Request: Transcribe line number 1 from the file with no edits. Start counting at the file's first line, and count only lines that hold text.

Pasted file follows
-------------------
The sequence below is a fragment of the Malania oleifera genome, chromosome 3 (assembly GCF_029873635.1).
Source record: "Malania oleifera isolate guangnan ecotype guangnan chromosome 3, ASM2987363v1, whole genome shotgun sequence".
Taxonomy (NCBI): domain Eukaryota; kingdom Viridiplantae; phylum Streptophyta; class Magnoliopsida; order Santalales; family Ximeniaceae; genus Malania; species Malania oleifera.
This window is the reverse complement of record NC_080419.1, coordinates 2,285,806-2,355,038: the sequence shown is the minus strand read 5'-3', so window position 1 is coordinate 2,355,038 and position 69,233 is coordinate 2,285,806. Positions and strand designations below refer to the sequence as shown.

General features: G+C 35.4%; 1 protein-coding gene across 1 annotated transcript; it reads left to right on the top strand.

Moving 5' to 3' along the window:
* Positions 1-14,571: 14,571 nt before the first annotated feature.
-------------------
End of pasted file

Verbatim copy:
The sequence below is a fragment of the Malania oleifera genome, chromosome 3 (assembly GCF_029873635.1).